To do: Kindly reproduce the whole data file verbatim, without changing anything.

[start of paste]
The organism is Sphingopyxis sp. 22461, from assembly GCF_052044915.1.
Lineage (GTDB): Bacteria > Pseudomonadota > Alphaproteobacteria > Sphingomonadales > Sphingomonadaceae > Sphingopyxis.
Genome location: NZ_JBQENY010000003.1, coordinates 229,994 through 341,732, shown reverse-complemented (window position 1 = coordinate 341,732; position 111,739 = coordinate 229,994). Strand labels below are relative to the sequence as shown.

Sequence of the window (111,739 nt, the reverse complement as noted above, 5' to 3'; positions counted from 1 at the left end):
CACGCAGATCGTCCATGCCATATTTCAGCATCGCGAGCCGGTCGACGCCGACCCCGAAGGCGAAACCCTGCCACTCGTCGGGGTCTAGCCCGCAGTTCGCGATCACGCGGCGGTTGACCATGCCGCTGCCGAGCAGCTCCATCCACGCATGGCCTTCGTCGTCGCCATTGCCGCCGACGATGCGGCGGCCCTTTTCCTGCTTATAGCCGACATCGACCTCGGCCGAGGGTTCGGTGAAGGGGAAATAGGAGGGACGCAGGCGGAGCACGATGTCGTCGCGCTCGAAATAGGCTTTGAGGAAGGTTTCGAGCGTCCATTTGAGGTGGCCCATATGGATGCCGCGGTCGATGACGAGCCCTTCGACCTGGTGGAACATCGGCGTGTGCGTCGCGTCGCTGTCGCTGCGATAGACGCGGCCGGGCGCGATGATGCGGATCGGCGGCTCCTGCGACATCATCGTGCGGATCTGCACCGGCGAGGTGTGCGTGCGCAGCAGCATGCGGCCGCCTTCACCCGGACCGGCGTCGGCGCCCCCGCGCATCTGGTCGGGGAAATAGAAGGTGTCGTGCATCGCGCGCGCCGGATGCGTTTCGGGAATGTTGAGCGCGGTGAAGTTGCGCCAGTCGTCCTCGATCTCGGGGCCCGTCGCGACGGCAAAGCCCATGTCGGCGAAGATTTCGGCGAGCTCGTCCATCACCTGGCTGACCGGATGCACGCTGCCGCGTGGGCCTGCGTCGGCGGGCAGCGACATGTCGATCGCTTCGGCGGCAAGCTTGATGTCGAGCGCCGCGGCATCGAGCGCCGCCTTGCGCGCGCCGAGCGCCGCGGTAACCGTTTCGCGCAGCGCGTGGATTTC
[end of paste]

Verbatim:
The organism is Sphingopyxis sp. 22461, from assembly GCF_052044915.1.
Lineage (GTDB): Bacteria > Pseudomonadota > Alphaproteobacteria > Sphingomonadales > Sphingomonadaceae > Sphingopyxis.
Genome location: NZ_JBQENY010000003.1, coordinates 229,994 through 341,732, shown reverse-complemented (window position 1 = coordinate 341,732; position 111,739 = coordinate 229,994). Strand labels below are relative to the sequence as shown.

Sequence of the window (111,739 nt, the reverse complement as noted above, 5' to 3'; positions counted from 1 at the left end):
CACGCAGATCGTCCATGCCATATTTCAGCATCGCGAGCCGGTCGACGCCGACCCCGAAGGCGAAACCCTGCCACTCGTCGGGGTCTAGCCCGCAGTTCGCGATCACGCGGCGGTTGACCATGCCGCTGCCGAGCAGCTCCATCCACGCATGGCCTTCGTCGTCGCCATTGCCGCCGACGATGCGGCGGCCCTTTTCCTGCTTATAGCCGACATCGACCTCGGCCGAGGGTTCGGTGAAGGGGAAATAGGAGGGACGCAGGCGGAGCACGATGTCGTCGCGCTCGAAATAGGCTTTGAGGAAGGTTTCGAGCGTCCATTTGAGGTGGCCCATATGGATGCCGCGGTCGATGACGAGCCCTTCGACCTGGTGGAACATCGGCGTGTGCGTCGCGTCGCTGTCGCTGCGATAGACGCGGCCGGGCGCGATGATGCGGATCGGCGGCTCCTGCGACATCATCGTGCGGATCTGCACCGGCGAGGTGTGCGTGCGCAGCAGCATGCGGCCGCCTTCACCCGGACCGGCGTCGGCGCCCCCGCGCATCTGGTCGGGGAAATAGAAGGTGTCGTGCATCGCGCGCGCCGGATGCGTTTCGGGAATGTTGAGCGCGGTGAAGTTGCGCCAGTCGTCCTCGATCTCGGGGCCCGTCGCGACGGCAAAGCCCATGTCGGCGAAGATTTCGGCGAGCTCGTCCATCACCTGGCTGACCGGATGCACGCTGCCGCGTGGGCCTGCGTCGGCGGGCAGCGACATGTCGATCGCTTCGGCGGCAAGCTTGATGTCGAGCGCCGCGGCATCGAGCGCCGCCTTGCGCGCGCCGAGCGCCGCGGTAACCGTTTCGCGCAGCGCGTGGATTTC